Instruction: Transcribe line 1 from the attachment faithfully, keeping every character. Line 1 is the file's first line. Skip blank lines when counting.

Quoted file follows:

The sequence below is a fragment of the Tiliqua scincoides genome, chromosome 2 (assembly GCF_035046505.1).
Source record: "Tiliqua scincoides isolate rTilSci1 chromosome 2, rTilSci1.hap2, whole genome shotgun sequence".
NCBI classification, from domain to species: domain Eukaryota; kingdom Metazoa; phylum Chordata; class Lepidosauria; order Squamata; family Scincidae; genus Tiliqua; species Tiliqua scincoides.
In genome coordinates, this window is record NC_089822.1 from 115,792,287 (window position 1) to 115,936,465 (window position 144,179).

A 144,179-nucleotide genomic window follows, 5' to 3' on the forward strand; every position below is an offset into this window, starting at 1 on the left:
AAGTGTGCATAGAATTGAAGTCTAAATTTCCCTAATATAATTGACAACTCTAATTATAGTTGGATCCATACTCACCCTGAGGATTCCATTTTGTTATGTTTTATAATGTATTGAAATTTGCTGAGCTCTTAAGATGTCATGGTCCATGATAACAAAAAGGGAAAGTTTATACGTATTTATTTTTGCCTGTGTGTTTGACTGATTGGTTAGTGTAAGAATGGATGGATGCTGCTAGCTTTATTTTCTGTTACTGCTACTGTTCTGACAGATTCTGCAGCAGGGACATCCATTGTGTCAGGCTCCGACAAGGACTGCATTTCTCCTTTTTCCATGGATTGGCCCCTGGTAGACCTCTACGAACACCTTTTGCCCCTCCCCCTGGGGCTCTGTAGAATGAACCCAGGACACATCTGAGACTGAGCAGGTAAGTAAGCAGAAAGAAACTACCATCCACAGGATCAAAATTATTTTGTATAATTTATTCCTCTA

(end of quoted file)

The sequence below is a fragment of the Tiliqua scincoides genome, chromosome 2 (assembly GCF_035046505.1).